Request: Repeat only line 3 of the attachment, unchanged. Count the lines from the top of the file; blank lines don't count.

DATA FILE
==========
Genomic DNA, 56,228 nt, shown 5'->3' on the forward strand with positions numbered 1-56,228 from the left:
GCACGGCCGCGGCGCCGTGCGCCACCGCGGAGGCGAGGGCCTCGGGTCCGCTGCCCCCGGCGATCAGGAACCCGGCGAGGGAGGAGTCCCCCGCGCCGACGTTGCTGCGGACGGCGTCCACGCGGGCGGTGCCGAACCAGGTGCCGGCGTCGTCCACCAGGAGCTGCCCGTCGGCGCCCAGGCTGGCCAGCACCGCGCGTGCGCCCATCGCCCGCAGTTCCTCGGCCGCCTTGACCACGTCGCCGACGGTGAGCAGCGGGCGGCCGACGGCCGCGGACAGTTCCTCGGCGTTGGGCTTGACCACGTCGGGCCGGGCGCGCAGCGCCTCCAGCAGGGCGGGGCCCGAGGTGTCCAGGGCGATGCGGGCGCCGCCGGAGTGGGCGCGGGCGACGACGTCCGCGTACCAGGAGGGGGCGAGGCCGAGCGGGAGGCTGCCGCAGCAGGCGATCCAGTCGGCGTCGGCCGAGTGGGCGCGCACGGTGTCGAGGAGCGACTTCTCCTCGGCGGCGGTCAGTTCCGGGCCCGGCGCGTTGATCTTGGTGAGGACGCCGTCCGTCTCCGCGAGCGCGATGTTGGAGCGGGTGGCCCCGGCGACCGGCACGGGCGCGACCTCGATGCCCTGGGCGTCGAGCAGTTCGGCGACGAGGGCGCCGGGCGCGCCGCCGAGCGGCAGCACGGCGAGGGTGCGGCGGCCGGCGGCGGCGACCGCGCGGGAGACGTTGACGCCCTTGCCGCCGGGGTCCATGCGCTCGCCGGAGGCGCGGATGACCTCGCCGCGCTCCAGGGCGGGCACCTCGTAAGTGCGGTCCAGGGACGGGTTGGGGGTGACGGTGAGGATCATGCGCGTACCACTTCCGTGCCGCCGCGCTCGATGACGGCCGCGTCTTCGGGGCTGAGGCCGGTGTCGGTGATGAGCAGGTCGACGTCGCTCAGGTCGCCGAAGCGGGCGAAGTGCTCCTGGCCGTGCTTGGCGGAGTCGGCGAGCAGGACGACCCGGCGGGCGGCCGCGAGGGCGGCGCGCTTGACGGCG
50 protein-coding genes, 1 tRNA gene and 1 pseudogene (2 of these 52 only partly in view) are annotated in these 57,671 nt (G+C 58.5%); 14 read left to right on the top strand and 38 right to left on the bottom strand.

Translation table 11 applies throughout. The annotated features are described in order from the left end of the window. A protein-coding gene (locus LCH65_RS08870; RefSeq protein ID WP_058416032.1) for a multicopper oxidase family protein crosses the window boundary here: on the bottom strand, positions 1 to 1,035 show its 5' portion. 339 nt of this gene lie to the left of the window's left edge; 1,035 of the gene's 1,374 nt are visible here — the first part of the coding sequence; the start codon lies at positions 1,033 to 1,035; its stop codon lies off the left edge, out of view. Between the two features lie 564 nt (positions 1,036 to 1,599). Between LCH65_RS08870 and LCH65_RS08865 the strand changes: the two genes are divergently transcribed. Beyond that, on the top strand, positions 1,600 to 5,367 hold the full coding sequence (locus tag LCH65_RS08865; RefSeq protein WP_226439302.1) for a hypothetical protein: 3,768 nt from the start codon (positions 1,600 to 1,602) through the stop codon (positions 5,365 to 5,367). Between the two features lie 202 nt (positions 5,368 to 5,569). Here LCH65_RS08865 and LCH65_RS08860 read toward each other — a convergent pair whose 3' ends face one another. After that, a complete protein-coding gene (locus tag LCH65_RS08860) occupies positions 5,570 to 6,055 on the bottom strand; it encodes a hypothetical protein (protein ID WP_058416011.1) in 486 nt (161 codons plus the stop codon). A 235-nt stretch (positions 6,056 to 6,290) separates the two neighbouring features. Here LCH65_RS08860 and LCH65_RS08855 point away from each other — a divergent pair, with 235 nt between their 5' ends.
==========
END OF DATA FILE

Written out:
50 protein-coding genes, 1 tRNA gene and 1 pseudogene (2 of these 52 only partly in view) are annotated in these 57,671 nt (G+C 58.5%); 14 read left to right on the top strand and 38 right to left on the bottom strand.